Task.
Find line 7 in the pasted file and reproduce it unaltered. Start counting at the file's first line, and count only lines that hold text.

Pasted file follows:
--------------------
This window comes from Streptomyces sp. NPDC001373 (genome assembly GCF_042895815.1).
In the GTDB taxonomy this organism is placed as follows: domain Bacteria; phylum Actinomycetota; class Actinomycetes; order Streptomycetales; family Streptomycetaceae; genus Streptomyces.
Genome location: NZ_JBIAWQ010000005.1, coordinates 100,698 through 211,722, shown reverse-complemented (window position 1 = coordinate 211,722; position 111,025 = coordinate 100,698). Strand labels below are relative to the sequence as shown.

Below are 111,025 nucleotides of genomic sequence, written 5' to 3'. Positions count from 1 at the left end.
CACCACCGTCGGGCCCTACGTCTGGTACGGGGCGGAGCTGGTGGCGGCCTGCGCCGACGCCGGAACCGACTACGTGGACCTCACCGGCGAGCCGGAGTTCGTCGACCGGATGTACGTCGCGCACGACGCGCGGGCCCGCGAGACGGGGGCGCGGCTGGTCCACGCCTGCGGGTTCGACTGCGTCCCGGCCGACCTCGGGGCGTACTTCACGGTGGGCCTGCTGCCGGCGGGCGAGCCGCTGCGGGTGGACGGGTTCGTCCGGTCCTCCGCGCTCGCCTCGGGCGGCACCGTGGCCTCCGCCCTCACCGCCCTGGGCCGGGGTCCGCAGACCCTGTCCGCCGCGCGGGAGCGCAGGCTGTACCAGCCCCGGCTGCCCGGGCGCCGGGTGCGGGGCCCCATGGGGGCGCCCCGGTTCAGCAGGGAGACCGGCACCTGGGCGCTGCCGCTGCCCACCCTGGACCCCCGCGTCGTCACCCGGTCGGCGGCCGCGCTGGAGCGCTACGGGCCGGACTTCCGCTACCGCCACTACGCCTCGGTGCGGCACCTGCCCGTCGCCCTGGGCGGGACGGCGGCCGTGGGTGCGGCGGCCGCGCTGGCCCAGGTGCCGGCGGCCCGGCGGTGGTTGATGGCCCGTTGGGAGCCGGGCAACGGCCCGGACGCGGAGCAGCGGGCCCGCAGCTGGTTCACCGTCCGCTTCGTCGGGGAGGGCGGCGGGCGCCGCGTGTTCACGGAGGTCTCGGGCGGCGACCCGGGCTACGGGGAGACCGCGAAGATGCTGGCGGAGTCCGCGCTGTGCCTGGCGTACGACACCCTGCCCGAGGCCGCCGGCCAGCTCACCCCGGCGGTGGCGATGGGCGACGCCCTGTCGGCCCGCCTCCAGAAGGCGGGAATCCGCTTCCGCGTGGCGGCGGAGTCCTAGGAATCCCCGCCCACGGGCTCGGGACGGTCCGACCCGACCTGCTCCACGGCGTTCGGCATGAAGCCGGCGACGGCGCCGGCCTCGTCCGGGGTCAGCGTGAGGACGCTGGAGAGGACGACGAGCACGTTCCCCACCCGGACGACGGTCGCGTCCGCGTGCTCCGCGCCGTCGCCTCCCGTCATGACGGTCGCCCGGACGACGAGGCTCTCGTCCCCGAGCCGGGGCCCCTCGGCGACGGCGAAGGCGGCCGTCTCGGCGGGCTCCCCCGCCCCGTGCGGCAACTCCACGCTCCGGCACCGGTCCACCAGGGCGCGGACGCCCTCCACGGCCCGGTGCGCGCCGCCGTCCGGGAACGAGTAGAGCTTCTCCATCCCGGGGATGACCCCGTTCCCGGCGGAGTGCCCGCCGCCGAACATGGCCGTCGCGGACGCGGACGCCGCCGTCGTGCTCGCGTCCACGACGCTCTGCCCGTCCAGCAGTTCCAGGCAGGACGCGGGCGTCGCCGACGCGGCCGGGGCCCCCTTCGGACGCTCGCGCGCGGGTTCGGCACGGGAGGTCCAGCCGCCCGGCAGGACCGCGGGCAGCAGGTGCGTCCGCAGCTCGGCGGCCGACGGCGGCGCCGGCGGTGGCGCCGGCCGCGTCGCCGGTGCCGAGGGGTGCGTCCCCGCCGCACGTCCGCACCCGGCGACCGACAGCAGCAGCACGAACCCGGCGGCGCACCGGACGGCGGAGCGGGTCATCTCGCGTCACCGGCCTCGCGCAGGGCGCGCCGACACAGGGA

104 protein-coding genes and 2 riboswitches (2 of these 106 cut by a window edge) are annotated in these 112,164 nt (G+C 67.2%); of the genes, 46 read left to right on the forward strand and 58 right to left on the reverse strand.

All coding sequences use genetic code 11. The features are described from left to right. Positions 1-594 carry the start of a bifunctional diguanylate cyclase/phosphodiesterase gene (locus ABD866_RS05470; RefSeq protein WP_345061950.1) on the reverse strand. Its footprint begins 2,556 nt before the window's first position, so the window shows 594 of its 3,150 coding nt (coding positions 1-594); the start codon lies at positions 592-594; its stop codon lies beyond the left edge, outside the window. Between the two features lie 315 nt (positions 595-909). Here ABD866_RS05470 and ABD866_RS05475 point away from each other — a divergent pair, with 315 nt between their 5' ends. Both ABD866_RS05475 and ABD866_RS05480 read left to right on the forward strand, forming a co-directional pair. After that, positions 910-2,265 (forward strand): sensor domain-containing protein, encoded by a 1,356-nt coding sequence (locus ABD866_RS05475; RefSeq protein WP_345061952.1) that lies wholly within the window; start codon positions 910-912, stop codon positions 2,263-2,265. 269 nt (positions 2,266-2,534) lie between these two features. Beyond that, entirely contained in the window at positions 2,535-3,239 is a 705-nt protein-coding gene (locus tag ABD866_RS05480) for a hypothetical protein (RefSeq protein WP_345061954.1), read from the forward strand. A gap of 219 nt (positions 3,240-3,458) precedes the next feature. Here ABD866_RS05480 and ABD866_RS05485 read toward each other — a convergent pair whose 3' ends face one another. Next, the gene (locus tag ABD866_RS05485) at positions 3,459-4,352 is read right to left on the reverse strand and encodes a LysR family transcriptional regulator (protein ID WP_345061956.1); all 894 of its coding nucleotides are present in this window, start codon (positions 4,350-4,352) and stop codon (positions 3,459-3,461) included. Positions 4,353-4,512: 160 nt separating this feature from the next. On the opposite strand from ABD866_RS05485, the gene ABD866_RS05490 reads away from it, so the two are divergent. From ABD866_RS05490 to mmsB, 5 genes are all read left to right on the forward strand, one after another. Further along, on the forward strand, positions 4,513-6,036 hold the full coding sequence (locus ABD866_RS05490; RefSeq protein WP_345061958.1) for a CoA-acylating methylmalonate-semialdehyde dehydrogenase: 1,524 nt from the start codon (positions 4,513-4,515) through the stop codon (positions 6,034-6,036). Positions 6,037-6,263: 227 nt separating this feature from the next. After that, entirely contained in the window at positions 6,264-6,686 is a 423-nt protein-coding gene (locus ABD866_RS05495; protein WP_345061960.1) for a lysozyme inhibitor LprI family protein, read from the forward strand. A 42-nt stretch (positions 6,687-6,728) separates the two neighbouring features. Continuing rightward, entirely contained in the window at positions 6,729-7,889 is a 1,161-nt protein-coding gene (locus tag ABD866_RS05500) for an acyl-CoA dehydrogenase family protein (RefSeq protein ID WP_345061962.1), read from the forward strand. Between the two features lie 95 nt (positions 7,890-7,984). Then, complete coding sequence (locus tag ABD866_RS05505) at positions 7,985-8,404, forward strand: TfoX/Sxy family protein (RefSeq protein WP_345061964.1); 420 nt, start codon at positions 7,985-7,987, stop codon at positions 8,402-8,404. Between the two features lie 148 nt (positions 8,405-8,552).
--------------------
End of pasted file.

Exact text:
All coding sequences use genetic code 11. The features are described from left to right. Positions 1-594 carry the start of a bifunctional diguanylate cyclase/phosphodiesterase gene (locus ABD866_RS05470; RefSeq protein WP_345061950.1) on the reverse strand. Its footprint begins 2,556 nt before the window's first position, so the window shows 594 of its 3,150 coding nt (coding positions 1-594); the start codon lies at positions 592-594; its stop codon lies beyond the left edge, outside the window. Between the two features lie 315 nt (positions 595-909). Here ABD866_RS05470 and ABD866_RS05475 point away from each other — a divergent pair, with 315 nt between their 5' ends. Both ABD866_RS05475 and ABD866_RS05480 read left to right on the forward strand, forming a co-directional pair. After that, positions 910-2,265 (forward strand): sensor domain-containing protein, encoded by a 1,356-nt coding sequence (locus ABD866_RS05475; RefSeq protein WP_345061952.1) that lies wholly within the window; start codon positions 910-912, stop codon positions 2,263-2,265. 269 nt (positions 2,266-2,534) lie between these two features. Beyond that, entirely contained in the window at positions 2,535-3,239 is a 705-nt protein-coding gene (locus tag ABD866_RS05480) for a hypothetical protein (RefSeq protein WP_345061954.1), read from the forward strand. A gap of 219 nt (positions 3,240-3,458) precedes the next feature. Here ABD866_RS05480 and ABD866_RS05485 read toward each other — a convergent pair whose 3' ends face one another. Next, the gene (locus tag ABD866_RS05485) at positions 3,459-4,352 is read right to left on the reverse strand and encodes a LysR family transcriptional regulator (protein ID WP_345061956.1); all 894 of its coding nucleotides are present in this window, start codon (positions 4,350-4,352) and stop codon (positions 3,459-3,461) included. Positions 4,353-4,512: 160 nt separating this feature from the next. On the opposite strand from ABD866_RS05485, the gene ABD866_RS05490 reads away from it, so the two are divergent. From ABD866_RS05490 to mmsB, 5 genes are all read left to right on the forward strand, one after another. Further along, on the forward strand, positions 4,513-6,036 hold the full coding sequence (locus ABD866_RS05490; RefSeq protein WP_345061958.1) for a CoA-acylating methylmalonate-semialdehyde dehydrogenase: 1,524 nt from the start codon (positions 4,513-4,515) through the stop codon (positions 6,034-6,036). Positions 6,037-6,263: 227 nt separating this feature from the next. After that, entirely contained in the window at positions 6,264-6,686 is a 423-nt protein-coding gene (locus ABD866_RS05495; protein WP_345061960.1) for a lysozyme inhibitor LprI family protein, read from the forward strand. A 42-nt stretch (positions 6,687-6,728) separates the two neighbouring features. Continuing rightward, entirely contained in the window at positions 6,729-7,889 is a 1,161-nt protein-coding gene (locus tag ABD866_RS05500) for an acyl-CoA dehydrogenase family protein (RefSeq protein ID WP_345061962.1), read from the forward strand. Between the two features lie 95 nt (positions 7,890-7,984). Then, complete coding sequence (locus tag ABD866_RS05505) at positions 7,985-8,404, forward strand: TfoX/Sxy family protein (RefSeq protein WP_345061964.1); 420 nt, start codon at positions 7,985-7,987, stop codon at positions 8,402-8,404. Between the two features lie 148 nt (positions 8,405-8,552).